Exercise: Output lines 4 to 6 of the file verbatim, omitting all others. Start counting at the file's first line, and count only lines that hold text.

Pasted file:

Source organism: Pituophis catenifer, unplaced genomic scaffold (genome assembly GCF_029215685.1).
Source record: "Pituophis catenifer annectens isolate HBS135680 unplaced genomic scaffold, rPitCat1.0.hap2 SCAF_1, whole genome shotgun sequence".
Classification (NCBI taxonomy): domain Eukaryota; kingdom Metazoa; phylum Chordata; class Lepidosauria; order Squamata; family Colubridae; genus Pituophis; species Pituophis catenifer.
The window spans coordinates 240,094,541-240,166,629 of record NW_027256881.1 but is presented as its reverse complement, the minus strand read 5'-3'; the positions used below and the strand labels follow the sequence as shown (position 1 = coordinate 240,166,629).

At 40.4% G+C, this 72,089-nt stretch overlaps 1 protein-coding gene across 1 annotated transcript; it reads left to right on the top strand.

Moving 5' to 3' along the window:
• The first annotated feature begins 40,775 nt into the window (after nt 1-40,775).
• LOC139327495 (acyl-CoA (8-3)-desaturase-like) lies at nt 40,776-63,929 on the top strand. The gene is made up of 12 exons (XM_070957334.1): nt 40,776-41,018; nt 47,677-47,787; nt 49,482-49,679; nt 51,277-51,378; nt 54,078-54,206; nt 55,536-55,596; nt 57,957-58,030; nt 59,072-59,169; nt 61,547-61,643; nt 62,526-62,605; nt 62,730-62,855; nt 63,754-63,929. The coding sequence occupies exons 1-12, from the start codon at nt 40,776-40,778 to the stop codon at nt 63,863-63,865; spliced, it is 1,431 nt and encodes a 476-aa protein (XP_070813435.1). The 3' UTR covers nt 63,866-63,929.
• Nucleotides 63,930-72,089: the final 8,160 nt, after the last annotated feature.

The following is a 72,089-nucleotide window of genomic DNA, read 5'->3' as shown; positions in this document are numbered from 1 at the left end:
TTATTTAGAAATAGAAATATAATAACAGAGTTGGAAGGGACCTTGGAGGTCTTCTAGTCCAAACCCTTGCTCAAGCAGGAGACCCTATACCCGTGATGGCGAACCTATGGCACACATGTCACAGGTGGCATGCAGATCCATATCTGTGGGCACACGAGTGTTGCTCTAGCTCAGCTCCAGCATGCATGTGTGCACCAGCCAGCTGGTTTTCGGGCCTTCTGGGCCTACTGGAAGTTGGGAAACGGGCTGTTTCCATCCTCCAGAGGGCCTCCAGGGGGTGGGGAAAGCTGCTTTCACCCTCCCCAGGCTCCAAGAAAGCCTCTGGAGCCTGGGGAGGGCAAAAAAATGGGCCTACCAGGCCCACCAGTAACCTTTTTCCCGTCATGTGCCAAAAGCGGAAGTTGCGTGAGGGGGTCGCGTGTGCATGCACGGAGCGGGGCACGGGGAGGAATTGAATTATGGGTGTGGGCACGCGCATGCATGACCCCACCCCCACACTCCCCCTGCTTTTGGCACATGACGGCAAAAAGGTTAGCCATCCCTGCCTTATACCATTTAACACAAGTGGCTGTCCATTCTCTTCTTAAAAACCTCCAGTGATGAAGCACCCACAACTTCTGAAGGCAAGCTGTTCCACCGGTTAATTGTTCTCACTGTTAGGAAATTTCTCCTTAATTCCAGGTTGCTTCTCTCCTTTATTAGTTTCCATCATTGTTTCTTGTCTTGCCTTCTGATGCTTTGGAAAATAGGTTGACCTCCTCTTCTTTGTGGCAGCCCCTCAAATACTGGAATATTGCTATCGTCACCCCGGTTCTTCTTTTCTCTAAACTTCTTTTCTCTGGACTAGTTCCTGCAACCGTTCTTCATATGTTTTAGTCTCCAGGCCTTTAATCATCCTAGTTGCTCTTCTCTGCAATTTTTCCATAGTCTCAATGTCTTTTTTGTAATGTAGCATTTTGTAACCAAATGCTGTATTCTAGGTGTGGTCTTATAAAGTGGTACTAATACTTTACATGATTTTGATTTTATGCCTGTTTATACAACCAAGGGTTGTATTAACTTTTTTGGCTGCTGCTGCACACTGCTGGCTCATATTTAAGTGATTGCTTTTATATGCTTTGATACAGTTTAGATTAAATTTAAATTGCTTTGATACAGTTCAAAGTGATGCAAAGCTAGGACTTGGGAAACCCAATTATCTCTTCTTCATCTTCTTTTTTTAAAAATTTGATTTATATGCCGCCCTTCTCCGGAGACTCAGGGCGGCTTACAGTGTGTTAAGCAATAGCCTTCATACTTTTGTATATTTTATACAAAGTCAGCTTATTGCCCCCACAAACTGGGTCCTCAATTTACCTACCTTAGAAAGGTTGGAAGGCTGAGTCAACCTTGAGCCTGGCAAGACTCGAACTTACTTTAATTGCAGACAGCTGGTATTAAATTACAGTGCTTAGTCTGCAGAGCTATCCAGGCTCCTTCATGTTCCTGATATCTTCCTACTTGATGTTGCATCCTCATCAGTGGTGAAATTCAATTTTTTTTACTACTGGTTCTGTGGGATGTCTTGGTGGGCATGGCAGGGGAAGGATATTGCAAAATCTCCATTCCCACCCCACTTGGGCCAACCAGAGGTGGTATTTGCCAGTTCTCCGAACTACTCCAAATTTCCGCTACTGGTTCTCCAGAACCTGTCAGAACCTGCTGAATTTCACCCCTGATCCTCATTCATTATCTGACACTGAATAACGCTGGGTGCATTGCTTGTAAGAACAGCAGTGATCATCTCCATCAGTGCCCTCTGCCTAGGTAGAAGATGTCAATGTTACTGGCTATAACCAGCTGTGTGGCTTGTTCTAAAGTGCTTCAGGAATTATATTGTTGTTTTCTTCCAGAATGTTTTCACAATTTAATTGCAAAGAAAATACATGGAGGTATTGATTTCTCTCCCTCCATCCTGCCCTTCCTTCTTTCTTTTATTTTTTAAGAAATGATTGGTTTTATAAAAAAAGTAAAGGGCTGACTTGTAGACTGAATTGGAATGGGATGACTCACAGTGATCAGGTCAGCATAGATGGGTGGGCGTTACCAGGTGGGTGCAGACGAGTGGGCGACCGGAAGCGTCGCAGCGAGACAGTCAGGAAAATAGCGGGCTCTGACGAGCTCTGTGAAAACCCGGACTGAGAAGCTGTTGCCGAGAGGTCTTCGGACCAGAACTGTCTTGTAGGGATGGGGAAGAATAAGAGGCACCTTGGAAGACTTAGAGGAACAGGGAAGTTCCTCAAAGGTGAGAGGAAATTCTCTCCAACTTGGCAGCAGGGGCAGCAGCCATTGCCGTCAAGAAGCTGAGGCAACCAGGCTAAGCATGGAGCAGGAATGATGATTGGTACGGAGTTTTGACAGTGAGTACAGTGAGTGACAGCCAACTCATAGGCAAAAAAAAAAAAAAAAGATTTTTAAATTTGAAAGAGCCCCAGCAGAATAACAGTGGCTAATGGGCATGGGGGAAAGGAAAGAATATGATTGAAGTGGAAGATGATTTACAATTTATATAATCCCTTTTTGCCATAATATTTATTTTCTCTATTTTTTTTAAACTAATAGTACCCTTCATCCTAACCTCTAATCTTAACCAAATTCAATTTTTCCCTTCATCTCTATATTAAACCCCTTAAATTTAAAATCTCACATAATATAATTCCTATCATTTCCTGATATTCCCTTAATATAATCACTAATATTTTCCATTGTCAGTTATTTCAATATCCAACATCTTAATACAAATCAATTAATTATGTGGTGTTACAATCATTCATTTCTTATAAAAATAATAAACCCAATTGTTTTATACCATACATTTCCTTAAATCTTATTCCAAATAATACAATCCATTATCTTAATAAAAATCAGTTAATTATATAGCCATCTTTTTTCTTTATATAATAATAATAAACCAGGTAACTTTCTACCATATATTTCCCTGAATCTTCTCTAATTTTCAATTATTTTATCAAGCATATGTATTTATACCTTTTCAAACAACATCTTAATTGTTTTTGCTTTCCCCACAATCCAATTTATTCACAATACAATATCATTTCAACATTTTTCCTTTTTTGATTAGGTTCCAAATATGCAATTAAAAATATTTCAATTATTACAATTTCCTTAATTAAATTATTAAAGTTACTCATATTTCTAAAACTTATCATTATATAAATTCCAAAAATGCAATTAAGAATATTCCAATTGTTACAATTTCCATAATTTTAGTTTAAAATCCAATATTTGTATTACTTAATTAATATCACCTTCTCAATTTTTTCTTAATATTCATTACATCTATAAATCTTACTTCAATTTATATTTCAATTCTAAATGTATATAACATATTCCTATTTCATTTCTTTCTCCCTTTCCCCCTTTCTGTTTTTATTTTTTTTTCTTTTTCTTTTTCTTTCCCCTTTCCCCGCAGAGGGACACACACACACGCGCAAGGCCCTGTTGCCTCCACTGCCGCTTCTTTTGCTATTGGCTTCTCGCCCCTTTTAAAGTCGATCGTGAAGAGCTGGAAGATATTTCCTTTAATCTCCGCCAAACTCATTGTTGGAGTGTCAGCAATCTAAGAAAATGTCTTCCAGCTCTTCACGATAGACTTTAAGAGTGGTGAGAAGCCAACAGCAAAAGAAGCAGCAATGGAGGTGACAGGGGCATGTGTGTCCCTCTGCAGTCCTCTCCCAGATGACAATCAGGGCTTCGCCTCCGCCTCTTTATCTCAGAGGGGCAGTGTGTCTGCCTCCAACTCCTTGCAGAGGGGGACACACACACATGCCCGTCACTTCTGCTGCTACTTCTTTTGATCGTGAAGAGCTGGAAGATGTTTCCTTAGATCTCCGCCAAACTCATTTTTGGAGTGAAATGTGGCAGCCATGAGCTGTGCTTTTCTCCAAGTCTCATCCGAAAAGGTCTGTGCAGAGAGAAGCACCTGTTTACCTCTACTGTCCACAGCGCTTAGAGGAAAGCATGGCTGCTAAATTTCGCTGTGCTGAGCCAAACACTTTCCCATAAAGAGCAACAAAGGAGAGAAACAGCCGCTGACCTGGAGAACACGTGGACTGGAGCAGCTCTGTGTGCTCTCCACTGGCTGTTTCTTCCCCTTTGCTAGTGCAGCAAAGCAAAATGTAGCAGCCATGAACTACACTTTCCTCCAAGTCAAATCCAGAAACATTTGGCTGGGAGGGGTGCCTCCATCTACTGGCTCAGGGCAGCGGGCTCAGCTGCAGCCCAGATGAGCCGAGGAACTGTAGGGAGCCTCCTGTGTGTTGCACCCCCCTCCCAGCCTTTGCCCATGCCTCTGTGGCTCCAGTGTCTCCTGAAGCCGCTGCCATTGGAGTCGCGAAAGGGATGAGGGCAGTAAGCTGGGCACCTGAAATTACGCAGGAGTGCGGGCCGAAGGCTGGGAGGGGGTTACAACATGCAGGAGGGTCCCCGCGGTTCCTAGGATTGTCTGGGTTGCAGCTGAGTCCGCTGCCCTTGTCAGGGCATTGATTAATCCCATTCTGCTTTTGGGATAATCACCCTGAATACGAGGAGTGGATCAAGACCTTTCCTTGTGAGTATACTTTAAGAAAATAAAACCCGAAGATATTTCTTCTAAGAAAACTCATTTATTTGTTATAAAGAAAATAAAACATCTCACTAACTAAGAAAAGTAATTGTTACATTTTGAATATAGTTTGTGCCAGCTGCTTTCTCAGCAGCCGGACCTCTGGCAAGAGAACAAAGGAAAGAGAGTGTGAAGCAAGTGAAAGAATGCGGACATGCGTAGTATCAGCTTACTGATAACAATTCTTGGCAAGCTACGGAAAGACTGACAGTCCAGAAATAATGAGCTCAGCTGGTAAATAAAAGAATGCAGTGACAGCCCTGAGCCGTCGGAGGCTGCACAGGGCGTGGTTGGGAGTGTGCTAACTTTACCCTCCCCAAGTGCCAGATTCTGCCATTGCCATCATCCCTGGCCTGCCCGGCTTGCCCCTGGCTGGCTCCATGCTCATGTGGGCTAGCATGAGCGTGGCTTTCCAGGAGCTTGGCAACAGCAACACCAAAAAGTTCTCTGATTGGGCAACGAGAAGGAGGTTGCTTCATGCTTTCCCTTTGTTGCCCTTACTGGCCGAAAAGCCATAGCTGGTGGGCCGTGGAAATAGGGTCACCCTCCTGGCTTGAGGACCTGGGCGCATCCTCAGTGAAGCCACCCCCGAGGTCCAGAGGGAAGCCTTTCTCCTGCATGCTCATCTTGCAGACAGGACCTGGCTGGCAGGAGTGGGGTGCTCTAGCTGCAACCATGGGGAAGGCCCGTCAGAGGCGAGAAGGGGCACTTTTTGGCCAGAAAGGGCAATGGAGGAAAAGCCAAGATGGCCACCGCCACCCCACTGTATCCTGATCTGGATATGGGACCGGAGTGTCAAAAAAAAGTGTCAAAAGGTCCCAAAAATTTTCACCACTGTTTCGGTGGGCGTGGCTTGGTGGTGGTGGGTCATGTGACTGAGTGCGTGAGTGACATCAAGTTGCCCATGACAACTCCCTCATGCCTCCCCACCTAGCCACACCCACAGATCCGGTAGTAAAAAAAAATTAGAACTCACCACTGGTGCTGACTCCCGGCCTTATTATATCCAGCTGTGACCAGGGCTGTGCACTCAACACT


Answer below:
The window spans coordinates 240,094,541-240,166,629 of record NW_027256881.1 but is presented as its reverse complement, the minus strand read 5'-3'; the positions used below and the strand labels follow the sequence as shown (position 1 = coordinate 240,166,629).

At 40.4% G+C, this 72,089-nt stretch overlaps 1 protein-coding gene across 1 annotated transcript; it reads left to right on the top strand.

Moving 5' to 3' along the window: